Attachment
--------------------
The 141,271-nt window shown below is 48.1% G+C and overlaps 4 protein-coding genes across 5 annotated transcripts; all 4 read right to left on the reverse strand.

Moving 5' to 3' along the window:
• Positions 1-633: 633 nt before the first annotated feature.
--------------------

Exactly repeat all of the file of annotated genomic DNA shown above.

The 141,271-nt window shown below is 48.1% G+C and overlaps 4 protein-coding genes across 5 annotated transcripts; all 4 read right to left on the reverse strand.

Moving 5' to 3' along the window:
• Positions 1-633: 633 nt before the first annotated feature.